- Does the time you go to bed and fall asleep vary wildly from one night to the next?
- Do you wake up in the middle of night and find yourself unable to fall back asleep?
- Are you always tired and groggy when you wake up?
- Do you struggle to wake up at the right times?
These are all signs and symptoms that your sleep schedule is out of sync with your natural bodily rhythm. This can be a source or sign of depression, a sign of sleep disorders, or just an ill advised all-nighter that got out of control.
But it doesn’t have to be this way. Your internal clock, also known as your circadian rhythm, is built to allow you to sleep at a similar time each night and wake up predictably feeling refreshed and energized.
In this article are tips you need to fix your sleep schedule and get back into a healthy and energizing rhythm.
STEP 1: SETTING UP AN OPTIMAL ENVIRONMENT
To optimize your bedroom for sleep, you want to make sure the lighting and temperature of your bedroom are adjusted for sleep when it comes time to settle in. Get light blocking curtains and remove light-emitting alarm clocks and cell phones from your room. If possible, keep your phone outside your bedroom, or at least place it on sleep mode so that you are not disturbed.
A slightly cold temperature is conducive to sleep, so if you have an air conditioning unit, tune the temperature slightly downwards to ensure the room is a bit cooler.
STEP 2: FIXING YOUR DAYTIME HABITS TO ENSURE GOOD NIGHT-TIME SLEEP
What you do during the daytime has crucial impacts to your nighttime sleep quality.
The most important sleep inhibitor in many people’s lives is consuming coffee. Make a concerted effort to avoid caffeine after noon at the very least. Some people are more sensitive to caffeine than others, and for many, trouble falling asleep at night may entirely be due to coffee.
Another important step you can take to help you fall asleep at night is doing exercise during the day. It is not only good for maintaining a healthy weight and protecting health, but may help tire you out for a good night’s rest ahead.
Finally, managing stress during the day is helpful in fixing disruptions in your natural rhythm. Stress has been shown to worsen insomnia and using relaxation techniques, like yoga and breathing exercises to manage stress can create a more peaceful day and better subsequent sleep.
STEP 3: CREATING A SLEEP PROMOTING EVENING
For most people, the hours after work involve a combination of family, dinner, and plenty of screen time. While there’s nothing wrong with unwinding while reading a good e-Book on your tablet or watching some YouTube, the bright light that you’re exposing yourself too may be keeping you up for hours longer than healthy for a balanced sleep schedule. Electronic devices emit blue light, which heavily influences your circadian rhythm. Use real books or non-backlit e-readers. If you simply must use your phone or computer, install a blue light filter.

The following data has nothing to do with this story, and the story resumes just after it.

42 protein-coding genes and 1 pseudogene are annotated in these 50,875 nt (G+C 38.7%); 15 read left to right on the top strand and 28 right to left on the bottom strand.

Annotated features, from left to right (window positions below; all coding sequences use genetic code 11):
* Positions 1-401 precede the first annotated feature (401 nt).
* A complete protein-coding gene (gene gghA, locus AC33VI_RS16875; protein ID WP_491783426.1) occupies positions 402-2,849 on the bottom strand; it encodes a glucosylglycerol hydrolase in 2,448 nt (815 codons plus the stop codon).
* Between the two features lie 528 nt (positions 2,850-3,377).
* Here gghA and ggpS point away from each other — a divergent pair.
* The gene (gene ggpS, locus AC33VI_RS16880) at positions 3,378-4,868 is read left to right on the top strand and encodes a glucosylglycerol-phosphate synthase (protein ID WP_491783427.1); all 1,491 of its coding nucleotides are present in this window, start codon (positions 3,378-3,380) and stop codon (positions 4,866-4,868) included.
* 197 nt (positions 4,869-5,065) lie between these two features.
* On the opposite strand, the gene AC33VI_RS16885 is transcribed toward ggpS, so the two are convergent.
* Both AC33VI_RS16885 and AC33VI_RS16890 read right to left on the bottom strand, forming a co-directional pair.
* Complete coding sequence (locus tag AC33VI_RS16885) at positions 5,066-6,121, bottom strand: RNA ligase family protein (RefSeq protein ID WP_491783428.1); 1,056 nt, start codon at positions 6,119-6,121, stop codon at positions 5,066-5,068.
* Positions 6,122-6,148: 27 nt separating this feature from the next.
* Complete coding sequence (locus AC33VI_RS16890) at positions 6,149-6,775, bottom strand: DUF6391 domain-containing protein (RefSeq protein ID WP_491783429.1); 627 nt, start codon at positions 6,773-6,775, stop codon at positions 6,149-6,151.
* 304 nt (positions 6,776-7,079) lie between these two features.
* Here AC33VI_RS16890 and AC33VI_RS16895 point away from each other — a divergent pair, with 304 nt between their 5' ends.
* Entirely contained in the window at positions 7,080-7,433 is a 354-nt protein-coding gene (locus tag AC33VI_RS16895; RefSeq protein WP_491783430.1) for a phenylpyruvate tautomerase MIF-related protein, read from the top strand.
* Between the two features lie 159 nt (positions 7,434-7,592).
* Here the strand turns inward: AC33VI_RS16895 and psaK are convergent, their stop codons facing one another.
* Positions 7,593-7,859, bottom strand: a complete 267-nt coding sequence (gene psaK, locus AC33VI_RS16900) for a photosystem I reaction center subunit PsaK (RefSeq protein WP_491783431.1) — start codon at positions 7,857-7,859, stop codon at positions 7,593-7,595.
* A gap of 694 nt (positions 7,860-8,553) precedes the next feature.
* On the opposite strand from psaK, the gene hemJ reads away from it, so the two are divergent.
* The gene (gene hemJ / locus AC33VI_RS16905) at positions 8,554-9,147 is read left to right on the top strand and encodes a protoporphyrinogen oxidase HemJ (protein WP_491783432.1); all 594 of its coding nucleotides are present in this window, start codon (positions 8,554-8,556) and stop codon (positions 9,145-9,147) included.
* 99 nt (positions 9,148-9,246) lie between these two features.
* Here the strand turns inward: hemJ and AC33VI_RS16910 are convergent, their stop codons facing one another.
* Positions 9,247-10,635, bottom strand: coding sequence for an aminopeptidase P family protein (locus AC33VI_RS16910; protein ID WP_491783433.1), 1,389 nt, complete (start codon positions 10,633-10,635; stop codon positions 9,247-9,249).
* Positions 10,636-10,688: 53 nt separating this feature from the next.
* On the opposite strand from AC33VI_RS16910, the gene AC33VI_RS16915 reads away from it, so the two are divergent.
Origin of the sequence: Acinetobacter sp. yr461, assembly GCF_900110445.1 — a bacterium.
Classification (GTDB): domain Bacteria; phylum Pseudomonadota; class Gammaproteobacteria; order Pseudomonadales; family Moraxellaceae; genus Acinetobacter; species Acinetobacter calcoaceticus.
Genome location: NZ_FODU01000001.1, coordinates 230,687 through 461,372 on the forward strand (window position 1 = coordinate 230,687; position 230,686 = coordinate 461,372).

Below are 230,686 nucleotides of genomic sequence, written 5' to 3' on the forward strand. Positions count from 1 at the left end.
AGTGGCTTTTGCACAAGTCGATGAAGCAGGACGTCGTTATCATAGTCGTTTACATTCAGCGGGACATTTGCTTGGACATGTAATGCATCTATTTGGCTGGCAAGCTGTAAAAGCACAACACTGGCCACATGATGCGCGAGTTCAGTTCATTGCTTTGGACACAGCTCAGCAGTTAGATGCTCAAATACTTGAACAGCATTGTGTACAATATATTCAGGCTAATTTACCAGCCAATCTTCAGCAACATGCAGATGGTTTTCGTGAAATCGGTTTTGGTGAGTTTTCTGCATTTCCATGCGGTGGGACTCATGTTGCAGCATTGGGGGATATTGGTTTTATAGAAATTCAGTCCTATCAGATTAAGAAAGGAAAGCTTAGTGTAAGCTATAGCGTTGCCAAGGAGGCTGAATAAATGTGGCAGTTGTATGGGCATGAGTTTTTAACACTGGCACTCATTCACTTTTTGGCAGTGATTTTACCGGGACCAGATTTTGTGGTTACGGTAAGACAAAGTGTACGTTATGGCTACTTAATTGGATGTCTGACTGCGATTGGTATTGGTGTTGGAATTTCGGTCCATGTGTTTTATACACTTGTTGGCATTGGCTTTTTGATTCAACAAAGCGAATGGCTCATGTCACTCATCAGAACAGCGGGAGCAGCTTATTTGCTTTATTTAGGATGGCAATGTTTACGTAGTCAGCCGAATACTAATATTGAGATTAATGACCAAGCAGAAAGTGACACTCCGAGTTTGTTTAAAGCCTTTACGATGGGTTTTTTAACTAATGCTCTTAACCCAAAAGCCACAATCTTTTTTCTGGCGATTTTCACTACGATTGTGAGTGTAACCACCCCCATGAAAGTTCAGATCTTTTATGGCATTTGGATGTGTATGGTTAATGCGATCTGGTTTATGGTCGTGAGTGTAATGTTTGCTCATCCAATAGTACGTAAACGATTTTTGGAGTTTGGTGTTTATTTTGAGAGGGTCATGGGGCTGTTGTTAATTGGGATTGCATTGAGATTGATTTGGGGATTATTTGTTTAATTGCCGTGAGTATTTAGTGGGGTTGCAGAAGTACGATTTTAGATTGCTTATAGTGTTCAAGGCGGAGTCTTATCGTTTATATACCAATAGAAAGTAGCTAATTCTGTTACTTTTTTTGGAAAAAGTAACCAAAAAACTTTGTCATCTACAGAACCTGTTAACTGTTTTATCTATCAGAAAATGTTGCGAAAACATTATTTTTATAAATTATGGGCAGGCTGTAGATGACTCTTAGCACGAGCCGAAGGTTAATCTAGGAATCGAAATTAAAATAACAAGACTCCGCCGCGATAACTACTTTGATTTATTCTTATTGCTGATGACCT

Try not to eat at least two hours before going to bed, drinking only water after you’ve had your last meal. Late-night snacking is fun, but the action of eating and digestion stimulates the body into a state of wakefulness and can be preventing you from falling asleep.
STEP 4: THE ULTIMATE BEDTIME ROUTINE
Best practices include putting down all electronics at least 1 hour before going to bed and doing only relaxing activities. Avoid eating anything, but feel free to have some caffeine-free and sugar-free beverages to help you unwind, such as warm milk.
STEP 5: A BRIGHT MORNING AND WAKING UP RIGHT
Having a good wakeup routine can help solidify your cycle. Being strict with your wakeup time and waking up routine can quickly remedy this and help you get on the right track
When you wake up, have a large and healthy breakfast. Include plenty of protein (at least 20 grams) and complex carbohydrates, and exclude sugar. This will help your body recognize that it’s time to wake up and give you a sense of energy and readiness to start the day.
Try to get some direct natural sunrays first thing in morning as well. This could be as simple as stepping outside your door or on your balcony for a few moments, or walking part of the way to work. Your body will release hormones that cause the sensation of wakefulness.
Resetting your sleep schedule isn’t going to be an overnight process. Stick to it, and eventually your body will learn from your habits and your cues that it’s time to go to bed. Eventually, you’ll just naturally fall asleep and wake up at the time you intend, feeling completely refreshed. Good luck, and sweet dreams!